What will be Nepal’s future pathway? It has a political leadership in all the major parties that has no real economic vision that expresses itself in some political ideology. While they may mouth Marxist or socialist or liberal slogans, they are empty and only narrowly self-serving. The country’s situation is made much worse by the economic exuberance of Bhot China to the north and security paranoia of Mughlan to the south. An interaction with Shanghai scholars recently brought out the salient features and concerns of that economic exuberance. China’s opening up to globalization (after having done some fairly far reaching structural reforms under Mao) began in 1978; the second phase was in 2001 when it joined the WTO and the third grandiose phase has now begun with the Belt-and-Road Initiative and the need to take the neighbourhood along in their path of development and prosperity. However, their concerns about Nepal on this count are fairly pragmatic and expressed thought concerns of political stability: instability here would not only make development investments well neigh ineffective, but would also impact Tibet/Xinjiang and simultaneously would undermine Nepal’s ability to manage the debt of development borrowings.

          Mughlani geo-political concerns are of a different nature: since the days of the British Raj, its powerful Babudom has seen the neighbourhood only though the paranoid lens of security and not that of an exuberant development philosophy. A statesman-like leadership in Nepal akin to what was provided by Jung Bahadur, Chandra Sumshere and King Mahendra might have been able to allay such fears; but Loktantra’s kleptocratic oligarchs show no excellence on that count. The result is a New Nepal mired in political nihilism that advocates erasure of history and destruction of all functioning institutions, and in ethical nihilism of atheism masquerading as half-baked secularism which holds no moral values to be dear other than self-serving kleptocracy. It is showing itself to be wholly incompetent to deal with pressures from Bhot and Mughlan and to safeguard Nepal’s core interests. That was the essence of all the confabulations in all Nepali households over last Dussain and Tihar.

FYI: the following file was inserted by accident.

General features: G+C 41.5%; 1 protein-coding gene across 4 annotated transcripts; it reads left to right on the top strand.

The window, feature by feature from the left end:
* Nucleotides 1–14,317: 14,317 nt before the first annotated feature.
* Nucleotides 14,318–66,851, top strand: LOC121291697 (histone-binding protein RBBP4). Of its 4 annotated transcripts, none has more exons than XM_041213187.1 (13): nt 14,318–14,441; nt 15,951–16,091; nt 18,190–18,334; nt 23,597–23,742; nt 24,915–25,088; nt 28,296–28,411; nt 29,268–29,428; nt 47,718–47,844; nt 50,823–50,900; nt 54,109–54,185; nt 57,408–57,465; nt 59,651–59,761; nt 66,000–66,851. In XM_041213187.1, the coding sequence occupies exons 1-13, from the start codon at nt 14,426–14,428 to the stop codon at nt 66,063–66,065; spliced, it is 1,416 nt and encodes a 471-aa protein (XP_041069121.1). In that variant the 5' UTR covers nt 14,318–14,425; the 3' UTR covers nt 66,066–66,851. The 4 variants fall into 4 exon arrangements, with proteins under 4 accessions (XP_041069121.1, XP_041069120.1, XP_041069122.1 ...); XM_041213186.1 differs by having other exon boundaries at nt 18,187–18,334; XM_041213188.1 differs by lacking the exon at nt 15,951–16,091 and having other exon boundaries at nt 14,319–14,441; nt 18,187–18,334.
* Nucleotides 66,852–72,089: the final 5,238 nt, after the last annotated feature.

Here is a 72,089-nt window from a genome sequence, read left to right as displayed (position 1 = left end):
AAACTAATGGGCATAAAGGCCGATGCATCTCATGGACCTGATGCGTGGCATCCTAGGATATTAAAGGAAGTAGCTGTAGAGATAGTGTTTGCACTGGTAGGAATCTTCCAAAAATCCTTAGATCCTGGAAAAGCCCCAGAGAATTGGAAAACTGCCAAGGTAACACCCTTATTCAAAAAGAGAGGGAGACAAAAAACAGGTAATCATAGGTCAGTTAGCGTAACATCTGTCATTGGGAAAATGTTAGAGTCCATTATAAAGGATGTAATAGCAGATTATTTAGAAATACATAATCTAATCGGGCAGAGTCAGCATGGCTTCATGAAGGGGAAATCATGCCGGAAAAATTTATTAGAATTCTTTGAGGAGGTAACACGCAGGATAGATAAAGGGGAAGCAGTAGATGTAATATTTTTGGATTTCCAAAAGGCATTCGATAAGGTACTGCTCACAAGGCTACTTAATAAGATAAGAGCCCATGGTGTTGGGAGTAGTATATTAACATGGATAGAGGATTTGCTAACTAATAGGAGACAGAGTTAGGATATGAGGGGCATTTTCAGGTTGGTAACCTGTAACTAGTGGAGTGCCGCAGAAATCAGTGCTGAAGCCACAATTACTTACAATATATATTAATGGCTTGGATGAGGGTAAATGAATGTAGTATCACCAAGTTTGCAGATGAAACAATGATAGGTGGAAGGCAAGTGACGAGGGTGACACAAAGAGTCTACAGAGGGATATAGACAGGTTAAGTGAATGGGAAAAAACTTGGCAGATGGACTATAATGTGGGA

Dipak Gyawali

Dipak Gyawali

Gyawali is Pragya (Academician) of the Nepal Academy of Science and Technology (NAST) and former minister of water resources.

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Yam Between A Rock And A Hard Place
Aug. 27, 2017, 12:37 p.m.
New Nepal’s Persistent Old Malady
July 23, 2017, noon
Expanding Dragon, PanickingElephant
June 23, 2017, 10 p.m.
The Case for Chhyasmisbad
May 21, 2017, 7:45 p.m.